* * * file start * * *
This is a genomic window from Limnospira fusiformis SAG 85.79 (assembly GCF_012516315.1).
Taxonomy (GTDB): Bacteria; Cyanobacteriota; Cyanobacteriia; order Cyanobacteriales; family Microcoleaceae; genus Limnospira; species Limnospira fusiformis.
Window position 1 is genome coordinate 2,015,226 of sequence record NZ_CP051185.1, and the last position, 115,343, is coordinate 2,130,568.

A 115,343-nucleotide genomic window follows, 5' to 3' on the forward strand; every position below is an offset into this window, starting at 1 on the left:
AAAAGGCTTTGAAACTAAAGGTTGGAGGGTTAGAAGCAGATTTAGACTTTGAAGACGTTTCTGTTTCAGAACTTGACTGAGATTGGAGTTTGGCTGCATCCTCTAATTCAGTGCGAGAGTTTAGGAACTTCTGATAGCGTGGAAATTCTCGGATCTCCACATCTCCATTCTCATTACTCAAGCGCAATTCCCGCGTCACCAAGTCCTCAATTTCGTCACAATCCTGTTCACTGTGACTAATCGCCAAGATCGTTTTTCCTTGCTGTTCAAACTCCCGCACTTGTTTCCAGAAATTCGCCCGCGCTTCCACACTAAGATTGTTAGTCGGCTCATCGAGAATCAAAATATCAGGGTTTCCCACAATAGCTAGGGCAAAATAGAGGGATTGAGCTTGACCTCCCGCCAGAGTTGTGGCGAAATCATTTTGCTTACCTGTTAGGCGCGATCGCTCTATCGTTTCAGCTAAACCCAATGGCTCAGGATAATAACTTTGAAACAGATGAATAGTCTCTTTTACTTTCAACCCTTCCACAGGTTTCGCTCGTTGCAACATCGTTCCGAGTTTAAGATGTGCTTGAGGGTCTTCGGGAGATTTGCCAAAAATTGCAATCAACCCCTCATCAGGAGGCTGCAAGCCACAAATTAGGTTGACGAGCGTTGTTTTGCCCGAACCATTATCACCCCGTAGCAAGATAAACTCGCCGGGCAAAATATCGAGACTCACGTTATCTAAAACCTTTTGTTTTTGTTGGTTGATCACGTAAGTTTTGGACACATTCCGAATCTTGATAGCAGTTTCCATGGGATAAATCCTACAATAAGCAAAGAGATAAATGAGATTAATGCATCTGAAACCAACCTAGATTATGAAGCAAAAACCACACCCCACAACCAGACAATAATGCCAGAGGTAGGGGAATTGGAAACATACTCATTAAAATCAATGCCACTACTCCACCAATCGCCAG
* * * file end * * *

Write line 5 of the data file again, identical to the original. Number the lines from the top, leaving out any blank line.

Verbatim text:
AAAAGGCTTTGAAACTAAAGGTTGGAGGGTTAGAAGCAGATTTAGACTTTGAAGACGTTTCTGTTTCAGAACTTGACTGAGATTGGAGTTTGGCTGCATCCTCTAATTCAGTGCGAGAGTTTAGGAACTTCTGATAGCGTGGAAATTCTCGGATCTCCACATCTCCATTCTCATTACTCAAGCGCAATTCCCGCGTCACCAAGTCCTCAATTTCGTCACAATCCTGTTCACTGTGACTAATCGCCAAGATCGTTTTTCCTTGCTGTTCAAACTCCCGCACTTGTTTCCAGAAATTCGCCCGCGCTTCCACACTAAGATTGTTAGTCGGCTCATCGAGAATCAAAATATCAGGGTTTCCCACAATAGCTAGGGCAAAATAGAGGGATTGAGCTTGACCTCCCGCCAGAGTTGTGGCGAAATCATTTTGCTTACCTGTTAGGCGCGATCGCTCTATCGTTTCAGCTAAACCCAATGGCTCAGGATAATAACTTTGAAACAGATGAATAGTCTCTTTTACTTTCAACCCTTCCACAGGTTTCGCTCGTTGCAACATCGTTCCGAGTTTAAGATGTGCTTGAGGGTCTTCGGGAGATTTGCCAAAAATTGCAATCAACCCCTCATCAGGAGGCTGCAAGCCACAAATTAGGTTGACGAGCGTTGTTTTGCCCGAACCATTATCACCCCGTAGCAAGATAAACTCGCCGGGCAAAATATCGAGACTCACGTTATCTAAAACCTTTTGTTTTTGTTGGTTGATCACGTAAGTTTTGGACACATTCCGAATCTTGATAGCAGTTTCCATGGGATAAATCCTACAATAAGCAAAGAGATAAATGAGATTAATGCATCTGAAACCAACCTAGATTATGAAGCAAAAACCACACCCCACAACCAGACAATAATGCCAGAGGTAGGGGAATTGGAAACATACTCATTAAAATCAATGCCACTACTCCACCAATCGCCAG